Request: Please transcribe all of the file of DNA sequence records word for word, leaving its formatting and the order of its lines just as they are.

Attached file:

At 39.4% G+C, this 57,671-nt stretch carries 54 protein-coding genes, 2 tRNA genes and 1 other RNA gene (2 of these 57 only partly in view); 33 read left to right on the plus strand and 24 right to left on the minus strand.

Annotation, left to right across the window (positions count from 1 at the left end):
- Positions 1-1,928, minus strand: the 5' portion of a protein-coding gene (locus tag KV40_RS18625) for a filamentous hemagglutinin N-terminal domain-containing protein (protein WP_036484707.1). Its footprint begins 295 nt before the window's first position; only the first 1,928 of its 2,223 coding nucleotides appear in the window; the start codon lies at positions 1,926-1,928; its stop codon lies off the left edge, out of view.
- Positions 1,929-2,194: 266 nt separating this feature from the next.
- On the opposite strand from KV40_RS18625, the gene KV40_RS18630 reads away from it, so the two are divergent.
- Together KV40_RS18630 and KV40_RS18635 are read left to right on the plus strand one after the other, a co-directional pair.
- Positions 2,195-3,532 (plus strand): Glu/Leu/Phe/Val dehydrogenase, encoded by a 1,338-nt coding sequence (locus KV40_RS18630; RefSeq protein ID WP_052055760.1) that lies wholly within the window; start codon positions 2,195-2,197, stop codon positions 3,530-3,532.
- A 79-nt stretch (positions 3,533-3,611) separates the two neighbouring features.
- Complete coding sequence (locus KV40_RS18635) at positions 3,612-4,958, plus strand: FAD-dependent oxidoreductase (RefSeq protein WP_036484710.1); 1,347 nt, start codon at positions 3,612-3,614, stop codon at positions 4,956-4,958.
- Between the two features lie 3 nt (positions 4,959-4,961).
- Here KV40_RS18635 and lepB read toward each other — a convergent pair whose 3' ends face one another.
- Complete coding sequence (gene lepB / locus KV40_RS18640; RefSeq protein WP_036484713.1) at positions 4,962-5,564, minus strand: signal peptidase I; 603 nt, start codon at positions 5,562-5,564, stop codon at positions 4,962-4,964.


At 39.4% G+C, this 57,671-nt stretch carries 54 protein-coding genes, 2 tRNA genes and 1 other RNA gene (2 of these 57 only partly in view); 33 read left to right on the plus strand and 24 right to left on the minus strand.

Annotation, left to right across the window (positions count from 1 at the left end):
- Positions 1-1,928, minus strand: the 5' portion of a protein-coding gene (locus tag KV40_RS18625) for a filamentous hemagglutinin N-terminal domain-containing protein (protein WP_036484707.1). Its footprint begins 295 nt before the window's first position; only the first 1,928 of its 2,223 coding nucleotides appear in the window; the start codon lies at positions 1,926-1,928; its stop codon lies off the left edge, out of view.
- Positions 1,929-2,194: 266 nt separating this feature from the next.
- On the opposite strand from KV40_RS18625, the gene KV40_RS18630 reads away from it, so the two are divergent.
- Together KV40_RS18630 and KV40_RS18635 are read left to right on the plus strand one after the other, a co-directional pair.
- Positions 2,195-3,532 (plus strand): Glu/Leu/Phe/Val dehydrogenase, encoded by a 1,338-nt coding sequence (locus KV40_RS18630; RefSeq protein ID WP_052055760.1) that lies wholly within the window; start codon positions 2,195-2,197, stop codon positions 3,530-3,532.
- A 79-nt stretch (positions 3,533-3,611) separates the two neighbouring features.
- Complete coding sequence (locus KV40_RS18635) at positions 3,612-4,958, plus strand: FAD-dependent oxidoreductase (RefSeq protein WP_036484710.1); 1,347 nt, start codon at positions 3,612-3,614, stop codon at positions 4,956-4,958.
- Between the two features lie 3 nt (positions 4,959-4,961).
- Here KV40_RS18635 and lepB read toward each other — a convergent pair whose 3' ends face one another.
- Complete coding sequence (gene lepB / locus KV40_RS18640; RefSeq protein WP_036484713.1) at positions 4,962-5,564, minus strand: signal peptidase I; 603 nt, start codon at positions 5,562-5,564, stop codon at positions 4,962-4,964.